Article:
A UX (user experience) researcher systematically gathers information about how individuals use technology so they can provide data to design teams aiming to create the most accessible product for their audience.
User Experience Researcher, Applied Researcher, Market Research Analysts, Research Manager, Research Analyst, Customer Experience Researcher, CX Researcher
“I get to spend most of my time doing what I love—learning about people and solving problems! I’ve been able to travel the world and learn about so many different things” - Georgie Bottomley, Senior UX Researcher, Atlassian
"If I’m running research, I am out and about meeting people, typically at their place of work to learn about what they do. If I’ve done my field research, I’m back in the office sorting through the information, trying to understand patterns of behaviour and what we learned. I also spend a lot of my time talking to people across the company, sharing what we know to help them make decisions.” - Georgie Bottomley, Senior UX Researcher, Atlassian
- Research Planning and Recruitment
- Develop a well-crafted research plan with clear research objectives.
- Write usability research screeners and discussion guides.
- Recruit targeted end-users for specific research studies.
- Data Collection
- Moderate one-on-one basic usability sessions.
- Help develop and implement quantitative surveys.
- Conduct stakeholder and client interviews.
- Data Analysis
- Extract insights about user behaviors from web instrumentation tools.
- Translate user insights into actionable recommendations for the product team.
- Presentation of Insights
- Craft personas and other “information radiators” (e.g. journey maps) to communicate insights across the design and development teams.
- Present design research findings to the larger team in a clear and organized fashion.
- Work closely with the product team to identify research objectives.
- Establish and implement an overall research strategy.
These are just a handful of tasks that belong to UX research. Ultimately, your job as a UX researcher is to build up a picture of your target users based on their needs, wants, motivations, and pain-points. These insights enable the wider design team to create user-friendly products based on real user feedback—not just your assumptions.
As with most UX design roles, the UX researcher means different things to different companies. To learn more about what might be expected of you as a UX researcher, browse various job sites and see how different companies advertise and describe the role.
Credit: "What Does A UX Researcher Actually Do? The Ultimate Career Guide" Raven L. Veal, PhD, The Career Foundry
- Complex Problem Solving
- Critical Thinking
- Systems Analysis and Evaluation
- Judgment and Decision Making
- Knowledge about Analytical or Scientific Software
- Information Ordering
- Technological Prowess
- Communication Skills
- Computing Mathematics
- Ingenuity and Logical Thinking
- Understanding of Human Behavior
- Working with Large Data Collections
Projected 10-year job growth from 2016 is 19%.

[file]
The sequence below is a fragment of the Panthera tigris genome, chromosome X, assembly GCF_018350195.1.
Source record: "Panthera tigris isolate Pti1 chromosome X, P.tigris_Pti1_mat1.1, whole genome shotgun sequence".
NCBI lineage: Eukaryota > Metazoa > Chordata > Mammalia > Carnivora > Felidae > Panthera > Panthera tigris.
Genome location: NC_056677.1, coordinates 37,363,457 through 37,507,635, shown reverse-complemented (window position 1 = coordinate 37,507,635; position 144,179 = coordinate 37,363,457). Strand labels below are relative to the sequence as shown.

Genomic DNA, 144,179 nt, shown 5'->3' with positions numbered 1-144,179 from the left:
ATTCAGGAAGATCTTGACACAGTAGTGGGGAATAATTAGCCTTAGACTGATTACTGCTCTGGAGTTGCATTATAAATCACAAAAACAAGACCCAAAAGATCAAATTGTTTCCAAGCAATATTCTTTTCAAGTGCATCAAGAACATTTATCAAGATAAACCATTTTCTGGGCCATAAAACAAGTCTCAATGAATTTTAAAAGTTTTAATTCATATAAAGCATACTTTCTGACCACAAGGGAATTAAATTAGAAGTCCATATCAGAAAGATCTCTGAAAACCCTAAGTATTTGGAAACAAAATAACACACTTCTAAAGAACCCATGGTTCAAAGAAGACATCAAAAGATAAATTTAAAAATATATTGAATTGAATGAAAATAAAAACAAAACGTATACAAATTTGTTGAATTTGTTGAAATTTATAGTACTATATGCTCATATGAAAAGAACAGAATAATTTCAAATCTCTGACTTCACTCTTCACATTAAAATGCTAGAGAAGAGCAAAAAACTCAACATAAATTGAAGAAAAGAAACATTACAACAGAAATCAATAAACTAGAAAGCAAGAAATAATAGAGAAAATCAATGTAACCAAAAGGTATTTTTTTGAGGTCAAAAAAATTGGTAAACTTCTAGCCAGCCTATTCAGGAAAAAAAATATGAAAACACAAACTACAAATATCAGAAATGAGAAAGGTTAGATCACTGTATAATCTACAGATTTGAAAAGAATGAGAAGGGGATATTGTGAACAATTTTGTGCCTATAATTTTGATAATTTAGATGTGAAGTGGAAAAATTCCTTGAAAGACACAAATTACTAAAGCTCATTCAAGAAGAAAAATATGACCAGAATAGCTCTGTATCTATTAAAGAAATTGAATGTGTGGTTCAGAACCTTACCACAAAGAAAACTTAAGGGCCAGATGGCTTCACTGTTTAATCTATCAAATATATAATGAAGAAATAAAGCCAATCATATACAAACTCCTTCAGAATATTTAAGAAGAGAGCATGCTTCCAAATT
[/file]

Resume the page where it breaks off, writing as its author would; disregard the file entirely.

- Technology Companies
- Namely dedicated tech companies like Facebook or Google
- To some degree, any company’s tech division helping with apps, websites or digital presences
- Industries can include advertising, finance, education, retail, healthcare, media, hospitality, telecommunications and nonprofit
- An increase in companies looking for the benefits of UX research but not having enough teams to meet demand
- Large growth areas in general
- Because research leans heavily into user experience with technology, the rapid growth and evolution of technology effects the industry — A perpetual adjustment
- UX Research and Design is becoming more ubiquitous as companies focus on appealing to users in a sea of options, so UX professionals are spending more time coordinating teams in larger, established businesses
- Telling stories
- Reading people’s stories
- Learning about different people’s lives and work
- Playing with and analyzing technology
- Typically a bachelor’s degree in market research or related paths, but some market research analyst jobs can require a master’s degree — especially for leadership positions
- Training in human-related fields such as psychology or sociology, or in general design, can also be helpful
- Take classes in computer, human or design-related fields
- Use new technologies and resources as they come out
- Go further than just using them—analyze how the technology is being used or how it could be better
- See if there are competitors for the same product to compare what works and what doesn’t
- Shadow current UX Researchers to apply their lessons to upcoming work
- Learn the key foundations skills - See recommended resources
- Attend conferences and meetups
- Find an apprenticeship or internship or a more senior researcher who is willing to let you shadow them.
“I worked really hard, spent a lot of time learning about the industry and attended events and meetups to learn what was going on. I met a recruiter who was able to land me an entry level position, but having the passion and knowledge about a sector I was interested in meant the employer knew I would work hard and was willing to learn.” - Georgie Bottomley, Senior UX Researcher, Atlassian
- Start moderating UX sessions right away, even if you aren’t an expert
- Shadow working UX Researchers, sit in on their sessions and take notes
- A User Experience Team of One, by Leah Buley
- A Field Guide to User Research, by Smashing Magazine
- Understanding Your Users: A Practical Guide t User Research Methods, by Kathy Baxter, Catherine Courage and Kelly Caine
- Quantifying the User Experience: Practical Statistics for User Research, by Jeff Sauro and James lewis
Any company with a tech division focused on developing applications, websites or a general digital presence can utilize a UX researcher, leaving alternative careers open in a growing technological world.